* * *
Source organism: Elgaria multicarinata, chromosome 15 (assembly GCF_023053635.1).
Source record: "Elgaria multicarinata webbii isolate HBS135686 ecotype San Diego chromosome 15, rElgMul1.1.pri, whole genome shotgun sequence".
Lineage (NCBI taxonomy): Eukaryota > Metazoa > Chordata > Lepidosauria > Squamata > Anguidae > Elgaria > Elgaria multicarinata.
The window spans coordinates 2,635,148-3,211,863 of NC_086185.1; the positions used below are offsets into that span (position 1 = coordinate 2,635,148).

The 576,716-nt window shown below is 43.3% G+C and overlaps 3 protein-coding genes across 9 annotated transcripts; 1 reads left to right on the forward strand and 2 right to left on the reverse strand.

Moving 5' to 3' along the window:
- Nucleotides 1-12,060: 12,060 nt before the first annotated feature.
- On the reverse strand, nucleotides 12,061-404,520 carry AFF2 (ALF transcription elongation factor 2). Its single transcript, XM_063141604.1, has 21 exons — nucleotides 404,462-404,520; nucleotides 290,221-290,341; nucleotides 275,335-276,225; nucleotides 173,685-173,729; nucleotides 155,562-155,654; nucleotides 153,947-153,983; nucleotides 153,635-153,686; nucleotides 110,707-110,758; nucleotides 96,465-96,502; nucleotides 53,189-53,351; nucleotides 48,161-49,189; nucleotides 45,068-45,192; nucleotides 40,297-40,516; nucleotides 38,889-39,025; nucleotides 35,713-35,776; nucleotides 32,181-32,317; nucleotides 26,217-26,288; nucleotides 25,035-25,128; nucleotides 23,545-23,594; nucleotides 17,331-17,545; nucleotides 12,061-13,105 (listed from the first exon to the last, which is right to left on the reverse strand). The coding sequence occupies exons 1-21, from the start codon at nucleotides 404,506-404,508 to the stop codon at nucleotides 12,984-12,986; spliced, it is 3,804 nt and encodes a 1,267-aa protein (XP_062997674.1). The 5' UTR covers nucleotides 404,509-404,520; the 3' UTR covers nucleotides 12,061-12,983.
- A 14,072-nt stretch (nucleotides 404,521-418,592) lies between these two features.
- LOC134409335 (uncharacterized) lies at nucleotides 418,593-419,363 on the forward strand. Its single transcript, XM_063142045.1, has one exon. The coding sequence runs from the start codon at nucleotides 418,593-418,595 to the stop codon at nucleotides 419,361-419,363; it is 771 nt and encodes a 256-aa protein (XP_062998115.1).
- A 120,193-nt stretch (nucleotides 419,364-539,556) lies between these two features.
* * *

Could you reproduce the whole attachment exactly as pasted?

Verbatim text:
Source organism: Elgaria multicarinata, chromosome 15 (assembly GCF_023053635.1).
Source record: "Elgaria multicarinata webbii isolate HBS135686 ecotype San Diego chromosome 15, rElgMul1.1.pri, whole genome shotgun sequence".
Lineage (NCBI taxonomy): Eukaryota > Metazoa > Chordata > Lepidosauria > Squamata > Anguidae > Elgaria > Elgaria multicarinata.
The window spans coordinates 2,635,148-3,211,863 of NC_086185.1; the positions used below are offsets into that span (position 1 = coordinate 2,635,148).

The 576,716-nt window shown below is 43.3% G+C and overlaps 3 protein-coding genes across 9 annotated transcripts; 1 reads left to right on the forward strand and 2 right to left on the reverse strand.

Moving 5' to 3' along the window:
- Nucleotides 1-12,060: 12,060 nt before the first annotated feature.
- On the reverse strand, nucleotides 12,061-404,520 carry AFF2 (ALF transcription elongation factor 2). Its single transcript, XM_063141604.1, has 21 exons — nucleotides 404,462-404,520; nucleotides 290,221-290,341; nucleotides 275,335-276,225; nucleotides 173,685-173,729; nucleotides 155,562-155,654; nucleotides 153,947-153,983; nucleotides 153,635-153,686; nucleotides 110,707-110,758; nucleotides 96,465-96,502; nucleotides 53,189-53,351; nucleotides 48,161-49,189; nucleotides 45,068-45,192; nucleotides 40,297-40,516; nucleotides 38,889-39,025; nucleotides 35,713-35,776; nucleotides 32,181-32,317; nucleotides 26,217-26,288; nucleotides 25,035-25,128; nucleotides 23,545-23,594; nucleotides 17,331-17,545; nucleotides 12,061-13,105 (listed from the first exon to the last, which is right to left on the reverse strand). The coding sequence occupies exons 1-21, from the start codon at nucleotides 404,506-404,508 to the stop codon at nucleotides 12,984-12,986; spliced, it is 3,804 nt and encodes a 1,267-aa protein (XP_062997674.1). The 5' UTR covers nucleotides 404,509-404,520; the 3' UTR covers nucleotides 12,061-12,983.
- A 14,072-nt stretch (nucleotides 404,521-418,592) lies between these two features.
- LOC134409335 (uncharacterized) lies at nucleotides 418,593-419,363 on the forward strand. Its single transcript, XM_063142045.1, has one exon. The coding sequence runs from the start codon at nucleotides 418,593-418,595 to the stop codon at nucleotides 419,361-419,363; it is 771 nt and encodes a 256-aa protein (XP_062998115.1).
- A 120,193-nt stretch (nucleotides 419,364-539,556) lies between these two features.